Liberal Party leadership candidate Justin Trudeau has been largely silent on where he stands on major policy issues. Economy Lab's Mike Moffatt parses a recent article written by Mr. Trudeau for clues.
In a Toronto Star opinion piece, Liberal leadership candidate Justin Trudeau identified stagnant middle class incomes as a significant problem that needs to be addressed by the federal government. I would quibble with Mr. Trudeau’s characterization of this an escalating situation, as there was a massive jump in inequality during the 1990s with a levelling off in the last 10 years. However, there is a great deal of data showing falling or stagnant wage income for the lowest three income quintiles since 1976, so it is not an unreasonable focus for public policy.
True to Mr. Trudeau’s current style, the piece was maddeningly light on specifics on how he would address the situation. Along with identifying the “continued need for a stable social safety net”, Mr. Trudeau indicated three struggles of the middle-class: mortgage debt from rising housing prices, access to post-secondary education and lack of access to foreign capital. While Mr. Trudeau has given us little to work with, it is possible to analyze his proposals in general.
Foreign investment in Canada
Trudeau on foreign direct investment: "Because capital is mobile and our domestic market is small, we need foreign direct investment and export growth to support job creation here in Canada. So Canadians need a more coherent and strategic position on trade and foreign investment than the 'Keystone Kops' approach currently on display in Ottawa."
Analysis: A well-constructed and coherent FDI policy would increase inflows of capital into the country. This would both increase economic activity and increase middle class wages, through higher demand for labour. Our current policies are costing Canadians billions and need to be reformed.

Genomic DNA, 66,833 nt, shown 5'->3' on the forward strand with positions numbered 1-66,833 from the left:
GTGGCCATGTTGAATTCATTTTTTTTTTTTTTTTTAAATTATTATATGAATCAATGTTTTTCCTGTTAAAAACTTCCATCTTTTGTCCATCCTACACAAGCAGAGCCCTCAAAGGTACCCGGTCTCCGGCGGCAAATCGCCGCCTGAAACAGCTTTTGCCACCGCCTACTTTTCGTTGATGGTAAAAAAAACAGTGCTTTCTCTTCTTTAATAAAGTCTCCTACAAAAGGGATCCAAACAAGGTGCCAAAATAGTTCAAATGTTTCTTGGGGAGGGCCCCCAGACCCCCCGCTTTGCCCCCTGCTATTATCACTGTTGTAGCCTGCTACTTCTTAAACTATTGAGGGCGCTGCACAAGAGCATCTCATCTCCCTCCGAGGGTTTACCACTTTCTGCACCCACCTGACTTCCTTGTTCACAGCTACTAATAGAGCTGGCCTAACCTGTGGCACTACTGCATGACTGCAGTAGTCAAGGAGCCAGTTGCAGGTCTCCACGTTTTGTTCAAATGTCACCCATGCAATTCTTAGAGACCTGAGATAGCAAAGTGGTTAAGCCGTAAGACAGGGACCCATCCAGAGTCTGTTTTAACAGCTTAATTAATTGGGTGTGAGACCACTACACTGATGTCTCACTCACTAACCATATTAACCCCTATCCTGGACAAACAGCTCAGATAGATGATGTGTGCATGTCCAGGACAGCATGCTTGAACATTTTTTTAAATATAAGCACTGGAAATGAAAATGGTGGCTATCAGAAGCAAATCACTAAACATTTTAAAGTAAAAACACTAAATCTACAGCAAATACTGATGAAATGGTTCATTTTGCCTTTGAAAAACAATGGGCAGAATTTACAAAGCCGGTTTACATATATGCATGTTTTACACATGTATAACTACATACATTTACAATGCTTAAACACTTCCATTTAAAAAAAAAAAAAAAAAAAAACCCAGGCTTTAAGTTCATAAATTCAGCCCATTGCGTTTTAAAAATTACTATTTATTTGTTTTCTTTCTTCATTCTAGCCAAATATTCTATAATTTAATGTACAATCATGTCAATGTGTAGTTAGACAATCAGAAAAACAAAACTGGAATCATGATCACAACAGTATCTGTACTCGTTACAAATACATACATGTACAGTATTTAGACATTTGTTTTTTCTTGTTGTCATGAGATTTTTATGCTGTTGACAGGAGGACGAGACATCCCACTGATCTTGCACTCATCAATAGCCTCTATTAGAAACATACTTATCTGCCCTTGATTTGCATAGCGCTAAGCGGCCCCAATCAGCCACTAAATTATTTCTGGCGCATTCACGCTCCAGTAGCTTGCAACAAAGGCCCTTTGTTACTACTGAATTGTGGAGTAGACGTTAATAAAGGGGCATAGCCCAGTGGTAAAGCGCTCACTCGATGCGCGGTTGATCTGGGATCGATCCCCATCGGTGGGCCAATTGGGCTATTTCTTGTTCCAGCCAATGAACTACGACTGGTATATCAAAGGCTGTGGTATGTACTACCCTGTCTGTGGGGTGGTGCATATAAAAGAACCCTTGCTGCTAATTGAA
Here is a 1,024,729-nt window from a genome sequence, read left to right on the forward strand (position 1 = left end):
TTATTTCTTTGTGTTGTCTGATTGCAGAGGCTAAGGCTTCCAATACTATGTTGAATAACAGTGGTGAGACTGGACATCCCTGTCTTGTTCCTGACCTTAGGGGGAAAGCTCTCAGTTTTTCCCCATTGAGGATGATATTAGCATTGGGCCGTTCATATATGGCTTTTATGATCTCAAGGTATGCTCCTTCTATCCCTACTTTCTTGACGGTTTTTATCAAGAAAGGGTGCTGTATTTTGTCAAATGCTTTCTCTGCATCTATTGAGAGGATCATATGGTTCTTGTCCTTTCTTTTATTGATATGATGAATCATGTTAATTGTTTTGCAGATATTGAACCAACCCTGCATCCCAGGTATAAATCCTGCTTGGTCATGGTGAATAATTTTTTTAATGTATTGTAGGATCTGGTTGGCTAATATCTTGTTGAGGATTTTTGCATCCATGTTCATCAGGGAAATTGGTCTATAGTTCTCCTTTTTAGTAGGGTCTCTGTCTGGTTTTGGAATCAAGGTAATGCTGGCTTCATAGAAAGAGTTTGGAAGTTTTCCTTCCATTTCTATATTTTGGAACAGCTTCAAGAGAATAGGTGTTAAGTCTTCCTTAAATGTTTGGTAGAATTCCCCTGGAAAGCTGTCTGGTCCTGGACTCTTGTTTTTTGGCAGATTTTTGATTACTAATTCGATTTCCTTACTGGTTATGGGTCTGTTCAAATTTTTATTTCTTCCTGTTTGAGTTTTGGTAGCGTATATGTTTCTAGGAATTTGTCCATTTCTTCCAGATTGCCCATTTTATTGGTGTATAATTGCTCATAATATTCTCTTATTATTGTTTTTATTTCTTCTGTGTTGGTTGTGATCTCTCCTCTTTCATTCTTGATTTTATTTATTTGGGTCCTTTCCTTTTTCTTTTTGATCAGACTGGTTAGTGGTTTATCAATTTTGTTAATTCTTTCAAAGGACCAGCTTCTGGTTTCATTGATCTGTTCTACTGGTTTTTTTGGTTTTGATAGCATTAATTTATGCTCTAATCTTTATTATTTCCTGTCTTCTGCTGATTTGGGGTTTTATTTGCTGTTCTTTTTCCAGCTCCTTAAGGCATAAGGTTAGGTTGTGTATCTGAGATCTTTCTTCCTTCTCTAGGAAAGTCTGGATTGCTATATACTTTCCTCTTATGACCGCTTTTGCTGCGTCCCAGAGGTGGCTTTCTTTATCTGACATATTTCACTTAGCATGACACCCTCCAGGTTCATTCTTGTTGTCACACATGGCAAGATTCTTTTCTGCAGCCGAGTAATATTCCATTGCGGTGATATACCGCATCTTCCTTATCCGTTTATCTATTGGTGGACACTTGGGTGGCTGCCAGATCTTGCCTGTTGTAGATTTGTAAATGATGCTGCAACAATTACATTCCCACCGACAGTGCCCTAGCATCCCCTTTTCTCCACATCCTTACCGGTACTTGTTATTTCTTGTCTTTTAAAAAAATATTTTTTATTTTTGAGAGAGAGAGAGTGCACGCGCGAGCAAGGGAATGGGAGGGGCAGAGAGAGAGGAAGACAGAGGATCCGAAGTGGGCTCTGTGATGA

Grade: A-. Specifics are needed, as there is the potential for a replacement to the “net benefit test” to be poorly designed and counterproductive. This idea, however, has A+ potential.
Trudeau on House Prices: "At the same time, the middle class is carrying unprecedented debt levels and facing an increasingly inaccessible housing market, especially in cities like Toronto, Calgary and Vancouver."
Analysis: There is arguably a generational inequality issue here, as first time house buyers struggle to afford houses while families who bought houses 30 years ago receive windfall profits. Apart from changing the tax code to apply capital gains taxes on home sales (which is almost certainly a non-starter politically) I do not see how the federal government can “fix” this problem.
Grade: Incomplete. I am unsure how Trudeau will turn this problem into actionable policy.
Trudeau on Post-Secondary Education: "The solutions we propose will have to be affordable. We need a more inclusive approach to post-secondary education — universities, technical schools, colleges, trades, apprenticeships."
Analysis: A better educated work force is likely to be a more productive one, raising the overall standard of living. But does this help the middle class? By increasing the skilled labour pool, in the short run this will lower wages as firms have a larger pool of workers to select from. Lowering overall tuition (and it is unclear Mr. Trudeau is proposing this) would lower costs for many young members of the middle class, along with lowering costs for students from higher income families as well.
Grade: C. I am tempted to give this a D or even an F, but there may be some way to salvage this and create useful policy. As it stands now, it appears to be counterproductive.